american-hustle-bale-adams-cooperNow let’s take a look at an overview of which films managed to net nominations from which guilds, though it’s important to note that some frontrunners were ineligible for WGA, including 12 Years a Slave.  The following are movies that have received at least two Best Picture-equivalent nominations from the DGA, PGA, WGA, or SAG:

American Hustle – PGA, DGA, SAG, WGA

12 Years a Slave – PGA, DGA, SAG

Gravity – PGA, DGA

Captain Phillips – PGA, WGA, DGA

The Wolf of Wall Street – PGA, WGA, DGA

Dallas Buyers Club – PGA, SAG, WGA

Blue Jasmine – PGA, WGA

Saving Mr. Banks – PGA, SAG

Nebraska – PGA, WGA

Her – PGA, WGA

August: Osage County – WGA, SAG

inside-llewyn-davis-oscar-isaacAs you can see, American Hustle is the only film to land nominations from all four guilds, which means it’s all but a lock for a Best Picture nomination.  Gravity and 12 Years a Slave are extremely safe bets as well, and Dallas Buyers Club had a surprisingly strong showing across the guilds.  On the flipside, The Coen Brothers’ brilliant Inside Llewyn Davis has been inexplicably shut out of all of the guilds, which considerably lowers its Oscar chances in a number of categories including Best Picture and Best Director.

It’s important to keep in mind that the various guild awards are not the be-all, end-all with regards to Oscar, but they are a very good predictor.  What we can glean from this year’s crop is that American Hustle, Gravity, and 12 Years a Slave are our clear frontrunners, Captain Phillips and The Wolf of Wall Street are serious contenders, Inside Llewyn Davis is not as strong a candidate as we previously perceived, and Dallas Buyers Club could play the spoiler nominee.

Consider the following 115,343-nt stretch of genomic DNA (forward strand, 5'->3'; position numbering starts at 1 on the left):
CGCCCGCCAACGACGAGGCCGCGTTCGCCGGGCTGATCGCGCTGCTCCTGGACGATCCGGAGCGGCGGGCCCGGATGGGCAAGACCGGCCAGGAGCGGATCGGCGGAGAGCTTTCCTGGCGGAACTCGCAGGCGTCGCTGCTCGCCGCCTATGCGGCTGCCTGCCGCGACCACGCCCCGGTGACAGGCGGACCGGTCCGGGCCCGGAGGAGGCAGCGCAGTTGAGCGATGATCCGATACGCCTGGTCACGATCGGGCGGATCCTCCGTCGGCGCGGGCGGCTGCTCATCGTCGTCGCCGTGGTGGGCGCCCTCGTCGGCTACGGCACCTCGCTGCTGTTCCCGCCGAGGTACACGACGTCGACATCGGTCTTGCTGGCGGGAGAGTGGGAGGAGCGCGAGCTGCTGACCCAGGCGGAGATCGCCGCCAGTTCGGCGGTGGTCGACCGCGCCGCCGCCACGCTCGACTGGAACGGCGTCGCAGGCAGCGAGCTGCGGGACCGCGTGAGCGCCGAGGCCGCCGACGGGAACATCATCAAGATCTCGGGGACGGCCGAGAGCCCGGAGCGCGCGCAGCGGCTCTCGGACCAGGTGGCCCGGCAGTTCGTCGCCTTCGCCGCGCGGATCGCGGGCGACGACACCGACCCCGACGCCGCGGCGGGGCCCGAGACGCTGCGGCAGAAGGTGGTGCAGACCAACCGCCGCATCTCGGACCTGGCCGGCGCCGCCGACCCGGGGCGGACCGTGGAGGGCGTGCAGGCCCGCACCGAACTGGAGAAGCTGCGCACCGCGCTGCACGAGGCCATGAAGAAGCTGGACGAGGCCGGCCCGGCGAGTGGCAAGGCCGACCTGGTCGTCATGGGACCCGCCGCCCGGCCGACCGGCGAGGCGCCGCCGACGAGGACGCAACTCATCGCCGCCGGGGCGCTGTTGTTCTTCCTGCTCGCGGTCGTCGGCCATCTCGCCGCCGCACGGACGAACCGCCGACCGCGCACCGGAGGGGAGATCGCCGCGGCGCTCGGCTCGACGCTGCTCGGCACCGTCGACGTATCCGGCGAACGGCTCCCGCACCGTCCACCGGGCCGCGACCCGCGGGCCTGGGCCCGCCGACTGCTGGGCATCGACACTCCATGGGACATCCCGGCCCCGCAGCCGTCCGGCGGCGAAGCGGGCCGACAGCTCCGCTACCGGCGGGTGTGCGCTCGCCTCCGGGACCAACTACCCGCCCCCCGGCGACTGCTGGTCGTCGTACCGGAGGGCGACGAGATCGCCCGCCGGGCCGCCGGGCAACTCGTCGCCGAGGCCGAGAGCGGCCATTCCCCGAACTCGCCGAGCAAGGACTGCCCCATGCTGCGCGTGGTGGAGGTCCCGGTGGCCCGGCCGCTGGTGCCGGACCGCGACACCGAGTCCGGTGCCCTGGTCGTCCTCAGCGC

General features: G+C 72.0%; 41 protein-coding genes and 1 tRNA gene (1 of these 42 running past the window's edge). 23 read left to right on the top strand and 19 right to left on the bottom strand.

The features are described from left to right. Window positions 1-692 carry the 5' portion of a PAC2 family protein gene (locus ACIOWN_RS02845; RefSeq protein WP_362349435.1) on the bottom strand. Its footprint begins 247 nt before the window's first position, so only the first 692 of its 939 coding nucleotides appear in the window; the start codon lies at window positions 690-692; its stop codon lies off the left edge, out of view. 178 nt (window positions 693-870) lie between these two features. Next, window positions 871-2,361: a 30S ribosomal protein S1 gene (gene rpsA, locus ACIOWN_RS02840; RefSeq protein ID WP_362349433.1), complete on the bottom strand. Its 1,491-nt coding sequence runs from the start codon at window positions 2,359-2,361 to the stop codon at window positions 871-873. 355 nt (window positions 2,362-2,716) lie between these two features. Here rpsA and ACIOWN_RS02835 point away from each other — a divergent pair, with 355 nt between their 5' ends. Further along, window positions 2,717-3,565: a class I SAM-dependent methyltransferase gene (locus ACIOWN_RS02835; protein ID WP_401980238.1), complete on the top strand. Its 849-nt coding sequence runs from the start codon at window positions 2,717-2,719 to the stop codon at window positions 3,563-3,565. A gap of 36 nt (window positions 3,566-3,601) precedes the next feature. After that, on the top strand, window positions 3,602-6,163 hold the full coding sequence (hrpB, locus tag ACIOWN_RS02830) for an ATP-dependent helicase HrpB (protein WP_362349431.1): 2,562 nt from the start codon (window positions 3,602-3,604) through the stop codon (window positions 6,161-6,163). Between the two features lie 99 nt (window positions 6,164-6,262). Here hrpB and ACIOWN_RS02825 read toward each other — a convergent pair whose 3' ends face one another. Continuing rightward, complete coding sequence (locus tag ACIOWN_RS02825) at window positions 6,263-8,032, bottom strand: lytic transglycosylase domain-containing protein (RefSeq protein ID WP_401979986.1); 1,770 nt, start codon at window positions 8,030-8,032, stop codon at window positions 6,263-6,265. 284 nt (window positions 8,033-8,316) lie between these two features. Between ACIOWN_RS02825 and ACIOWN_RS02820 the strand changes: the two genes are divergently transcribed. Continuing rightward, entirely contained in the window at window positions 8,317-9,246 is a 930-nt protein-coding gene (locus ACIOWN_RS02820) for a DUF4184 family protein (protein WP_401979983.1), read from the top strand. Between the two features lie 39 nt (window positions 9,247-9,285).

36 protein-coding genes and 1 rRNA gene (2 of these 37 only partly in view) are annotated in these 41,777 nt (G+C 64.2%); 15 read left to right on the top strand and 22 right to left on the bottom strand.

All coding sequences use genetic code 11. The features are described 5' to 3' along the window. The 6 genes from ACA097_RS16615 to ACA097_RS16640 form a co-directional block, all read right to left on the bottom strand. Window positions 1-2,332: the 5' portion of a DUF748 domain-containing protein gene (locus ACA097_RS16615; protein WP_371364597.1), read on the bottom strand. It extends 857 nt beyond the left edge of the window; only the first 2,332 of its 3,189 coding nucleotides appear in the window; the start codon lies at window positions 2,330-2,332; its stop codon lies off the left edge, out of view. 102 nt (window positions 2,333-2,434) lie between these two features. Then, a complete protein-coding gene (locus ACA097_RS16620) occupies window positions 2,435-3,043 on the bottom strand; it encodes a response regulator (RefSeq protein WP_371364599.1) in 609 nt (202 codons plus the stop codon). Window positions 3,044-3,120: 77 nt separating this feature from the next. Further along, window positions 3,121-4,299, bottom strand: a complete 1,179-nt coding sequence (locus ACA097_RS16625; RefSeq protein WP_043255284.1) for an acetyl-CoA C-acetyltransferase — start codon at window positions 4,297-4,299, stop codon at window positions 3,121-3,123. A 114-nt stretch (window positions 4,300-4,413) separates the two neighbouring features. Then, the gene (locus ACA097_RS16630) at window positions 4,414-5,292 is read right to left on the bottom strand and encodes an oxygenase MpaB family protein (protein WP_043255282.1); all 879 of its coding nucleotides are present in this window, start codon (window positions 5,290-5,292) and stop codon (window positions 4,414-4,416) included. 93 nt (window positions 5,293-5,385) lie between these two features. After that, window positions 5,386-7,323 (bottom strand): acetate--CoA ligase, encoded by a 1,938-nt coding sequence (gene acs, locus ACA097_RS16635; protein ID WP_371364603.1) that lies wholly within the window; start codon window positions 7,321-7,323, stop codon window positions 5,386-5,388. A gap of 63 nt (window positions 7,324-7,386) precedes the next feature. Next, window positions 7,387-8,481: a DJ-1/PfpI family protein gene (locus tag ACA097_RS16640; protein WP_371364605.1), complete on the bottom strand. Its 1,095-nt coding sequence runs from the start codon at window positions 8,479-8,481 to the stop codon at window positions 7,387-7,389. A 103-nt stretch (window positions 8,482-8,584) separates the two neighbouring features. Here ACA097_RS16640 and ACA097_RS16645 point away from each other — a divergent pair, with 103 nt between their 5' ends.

We’re now just days away from the official Oscar nominations as Academy voting closes very soon, so look for my final predictions come next week.

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  • Person

    I just don’t get the immense love for American Hustle. It’s a very good movie, don’t get me wrong, but I just don’t see what there is about it that has people falling over themselves to nominate it for everything. I have similar feelings about Gravity (all spectacle, little substance), but I understand the love it’s received a bit more than AH. I personally think 12 Years a Slave is just a brutal movie, well-made, beautifully shot and acted, but something I have no intention of ever watching again. There’s something about it that’s too cold to really let me love it; its verite quality almost makes it feel like a documentary (which is the point, I think?).